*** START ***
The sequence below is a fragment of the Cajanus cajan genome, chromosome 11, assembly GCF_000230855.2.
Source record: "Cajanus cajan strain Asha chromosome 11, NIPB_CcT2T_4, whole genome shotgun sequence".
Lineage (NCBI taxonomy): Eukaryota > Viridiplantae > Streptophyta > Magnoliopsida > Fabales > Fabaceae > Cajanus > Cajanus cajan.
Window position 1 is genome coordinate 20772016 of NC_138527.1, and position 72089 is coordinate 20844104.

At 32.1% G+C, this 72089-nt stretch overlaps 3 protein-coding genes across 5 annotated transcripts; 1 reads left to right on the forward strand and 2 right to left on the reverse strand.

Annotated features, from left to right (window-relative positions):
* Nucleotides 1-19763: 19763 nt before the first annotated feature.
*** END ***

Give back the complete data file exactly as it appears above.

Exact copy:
The sequence below is a fragment of the Cajanus cajan genome, chromosome 11, assembly GCF_000230855.2.
Source record: "Cajanus cajan strain Asha chromosome 11, NIPB_CcT2T_4, whole genome shotgun sequence".
Lineage (NCBI taxonomy): Eukaryota > Viridiplantae > Streptophyta > Magnoliopsida > Fabales > Fabaceae > Cajanus > Cajanus cajan.
Window position 1 is genome coordinate 20772016 of NC_138527.1, and position 72089 is coordinate 20844104.

At 32.1% G+C, this 72089-nt stretch overlaps 3 protein-coding genes across 5 annotated transcripts; 1 reads left to right on the forward strand and 2 right to left on the reverse strand.

Annotated features, from left to right (window-relative positions):
* Nucleotides 1-19763: 19763 nt before the first annotated feature.